The establishment of medical cannabis dispensaries does not adversely impact local crime rates, according to a federally funded study published in the Journal of Studies on Alcohol and Drugs.
Investigators at the University of California, Los Angeles (UCLA) examined whether the proliferation of medical marijuana dispensaries is associated with elevated crimes rates. Researchers assessed the spatial relationship between density of medical marijuana dispensaries and two types of crime rates (violent crime and property crime) in 95 census tracts in Sacramento, California, during the year 2009.
Researchers reported: “There were no observed cross-sectional associations between the density of medical marijuana dispensaries and either violent or property crime rates in this study. These results suggest that the density of medical marijuana dispensaries may not be associated with crime rates or that other factors, such as measures dispensaries take to reduce crime (i.e., doormen, video cameras), may increase guardianship such that it deters possible motivated offenders.”
Authors acknowledged that their findings “run contrary to public perceptions” and that they conflict with public statements made by the California Police Chief’s Association, which had previously claimed, “Drug dealing, sales to minors, loitering, heavy vehicle and foot traffic in retail areas, increased noise, and robberies of customers just outside dispensaries are … common ancillary by-products of (medicinal cannabis) operations.”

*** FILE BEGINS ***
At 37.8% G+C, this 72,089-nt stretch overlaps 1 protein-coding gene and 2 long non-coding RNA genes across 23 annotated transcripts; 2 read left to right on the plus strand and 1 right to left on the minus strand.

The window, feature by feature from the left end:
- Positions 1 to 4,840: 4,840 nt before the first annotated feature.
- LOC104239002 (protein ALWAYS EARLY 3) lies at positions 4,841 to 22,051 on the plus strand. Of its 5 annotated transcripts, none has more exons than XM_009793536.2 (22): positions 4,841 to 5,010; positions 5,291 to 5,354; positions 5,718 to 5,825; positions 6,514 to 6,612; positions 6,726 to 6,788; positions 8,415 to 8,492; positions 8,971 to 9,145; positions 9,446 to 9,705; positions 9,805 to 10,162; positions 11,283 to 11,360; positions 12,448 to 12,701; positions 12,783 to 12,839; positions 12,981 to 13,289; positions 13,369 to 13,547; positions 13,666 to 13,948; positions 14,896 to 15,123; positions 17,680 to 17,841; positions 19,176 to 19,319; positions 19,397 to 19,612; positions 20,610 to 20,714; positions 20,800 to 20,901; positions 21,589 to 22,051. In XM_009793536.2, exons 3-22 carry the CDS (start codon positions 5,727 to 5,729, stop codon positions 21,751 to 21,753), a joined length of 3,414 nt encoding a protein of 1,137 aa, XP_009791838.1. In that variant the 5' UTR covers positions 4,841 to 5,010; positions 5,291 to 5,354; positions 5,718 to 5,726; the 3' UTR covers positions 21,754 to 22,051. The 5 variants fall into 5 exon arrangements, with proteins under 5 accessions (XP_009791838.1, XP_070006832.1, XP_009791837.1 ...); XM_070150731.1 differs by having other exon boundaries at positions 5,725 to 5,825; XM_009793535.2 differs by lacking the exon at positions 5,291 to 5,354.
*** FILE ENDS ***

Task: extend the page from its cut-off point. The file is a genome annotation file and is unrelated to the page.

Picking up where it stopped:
The UCLA is not the first study to dispute the allegation that brick-and-mortar dispensaries are adversely associated with crime. A 2011 study of crime rates in Los Angeles published by the RAND Corporation similarly concluded, “[W]e found no evidence that medical marijuana dispensaries in general cause crime to rise.” However, shortly following its publication RAND removed the study from its website after their findings were publicly criticized by the Los Angeles city attorney’s office.
Other analyses of crime statistics in the cities of Denver, Los Angeles, and Colorado Springs have separately disputed the notion that the locations of dispensaries are associated with elevated incidences of criminal activity.
Full text of the study, “Exploring the Ecological Association Between Crime and Medical Marijuana Dispensaries,” appears in the Journal of Studies on Alcohol and Drugs.
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